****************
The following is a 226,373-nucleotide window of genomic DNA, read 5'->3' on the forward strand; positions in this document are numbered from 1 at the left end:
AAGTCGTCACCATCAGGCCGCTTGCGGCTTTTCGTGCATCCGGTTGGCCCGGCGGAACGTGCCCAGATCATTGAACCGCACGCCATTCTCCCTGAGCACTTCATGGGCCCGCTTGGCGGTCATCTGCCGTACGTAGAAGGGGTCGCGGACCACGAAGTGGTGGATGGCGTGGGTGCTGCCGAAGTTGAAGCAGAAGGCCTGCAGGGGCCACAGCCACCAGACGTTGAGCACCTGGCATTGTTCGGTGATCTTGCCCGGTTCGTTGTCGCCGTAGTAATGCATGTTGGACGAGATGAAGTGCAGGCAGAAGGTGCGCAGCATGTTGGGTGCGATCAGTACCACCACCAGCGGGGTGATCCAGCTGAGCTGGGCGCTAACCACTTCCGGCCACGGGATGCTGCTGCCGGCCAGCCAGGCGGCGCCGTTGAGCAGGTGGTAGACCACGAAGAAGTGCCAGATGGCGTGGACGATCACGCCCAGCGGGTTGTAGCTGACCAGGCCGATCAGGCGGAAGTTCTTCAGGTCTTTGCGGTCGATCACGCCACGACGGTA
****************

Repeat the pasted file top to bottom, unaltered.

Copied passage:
The following is a 226,373-nucleotide window of genomic DNA, read 5'->3' on the forward strand; positions in this document are numbered from 1 at the left end:
AAGTCGTCACCATCAGGCCGCTTGCGGCTTTTCGTGCATCCGGTTGGCCCGGCGGAACGTGCCCAGATCATTGAACCGCACGCCATTCTCCCTGAGCACTTCATGGGCCCGCTTGGCGGTCATCTGCCGTACGTAGAAGGGGTCGCGGACCACGAAGTGGTGGATGGCGTGGGTGCTGCCGAAGTTGAAGCAGAAGGCCTGCAGGGGCCACAGCCACCAGACGTTGAGCACCTGGCATTGTTCGGTGATCTTGCCCGGTTCGTTGTCGCCGTAGTAATGCATGTTGGACGAGATGAAGTGCAGGCAGAAGGTGCGCAGCATGTTGGGTGCGATCAGTACCACCACCAGCGGGGTGATCCAGCTGAGCTGGGCGCTAACCACTTCCGGCCACGGGATGCTGCTGCCGGCCAGCCAGGCGGCGCCGTTGAGCAGGTGGTAGACCACGAAGAAGTGCCAGATGGCGTGGACGATCACGCCCAGCGGGTTGTAGCTGACCAGGCCGATCAGGCGGAAGTTCTTCAGGTCTTTGCGGTCGATCACGCCACGACGGTA